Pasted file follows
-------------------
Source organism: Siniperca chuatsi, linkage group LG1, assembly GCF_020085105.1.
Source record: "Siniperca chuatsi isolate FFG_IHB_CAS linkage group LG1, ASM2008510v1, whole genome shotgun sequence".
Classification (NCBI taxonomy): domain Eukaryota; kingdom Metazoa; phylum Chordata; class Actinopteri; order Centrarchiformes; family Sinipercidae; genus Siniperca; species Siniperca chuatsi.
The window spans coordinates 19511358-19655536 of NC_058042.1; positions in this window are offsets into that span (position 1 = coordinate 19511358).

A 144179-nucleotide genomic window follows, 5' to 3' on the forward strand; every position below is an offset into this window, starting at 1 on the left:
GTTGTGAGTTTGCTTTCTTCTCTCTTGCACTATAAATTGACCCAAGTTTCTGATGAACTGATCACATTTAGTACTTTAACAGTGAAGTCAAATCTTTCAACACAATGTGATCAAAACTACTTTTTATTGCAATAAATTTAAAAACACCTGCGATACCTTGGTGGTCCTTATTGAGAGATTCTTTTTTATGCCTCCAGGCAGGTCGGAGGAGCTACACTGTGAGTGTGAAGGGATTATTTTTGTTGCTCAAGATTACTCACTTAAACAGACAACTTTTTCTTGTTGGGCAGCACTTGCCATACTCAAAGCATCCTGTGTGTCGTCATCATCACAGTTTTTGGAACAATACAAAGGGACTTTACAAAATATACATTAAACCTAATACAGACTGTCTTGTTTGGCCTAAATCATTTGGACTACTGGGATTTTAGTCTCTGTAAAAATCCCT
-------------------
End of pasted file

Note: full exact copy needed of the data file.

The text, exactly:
Source organism: Siniperca chuatsi, linkage group LG1, assembly GCF_020085105.1.
Source record: "Siniperca chuatsi isolate FFG_IHB_CAS linkage group LG1, ASM2008510v1, whole genome shotgun sequence".
Classification (NCBI taxonomy): domain Eukaryota; kingdom Metazoa; phylum Chordata; class Actinopteri; order Centrarchiformes; family Sinipercidae; genus Siniperca; species Siniperca chuatsi.
The window spans coordinates 19511358-19655536 of NC_058042.1; positions in this window are offsets into that span (position 1 = coordinate 19511358).

A 144179-nucleotide genomic window follows, 5' to 3' on the forward strand; every position below is an offset into this window, starting at 1 on the left:
GTTGTGAGTTTGCTTTCTTCTCTCTTGCACTATAAATTGACCCAAGTTTCTGATGAACTGATCACATTTAGTACTTTAACAGTGAAGTCAAATCTTTCAACACAATGTGATCAAAACTACTTTTTATTGCAATAAATTTAAAAACACCTGCGATACCTTGGTGGTCCTTATTGAGAGATTCTTTTTTATGCCTCCAGGCAGGTCGGAGGAGCTACACTGTGAGTGTGAAGGGATTATTTTTGTTGCTCAAGATTACTCACTTAAACAGACAACTTTTTCTTGTTGGGCAGCACTTGCCATACTCAAAGCATCCTGTGTGTCGTCATCATCACAGTTTTTGGAACAATACAAAGGGACTTTACAAAATATACATTAAACCTAATACAGACTGTCTTGTTTGGCCTAAATCATTTGGACTACTGGGATTTTAGTCTCTGTAAAAATCCCT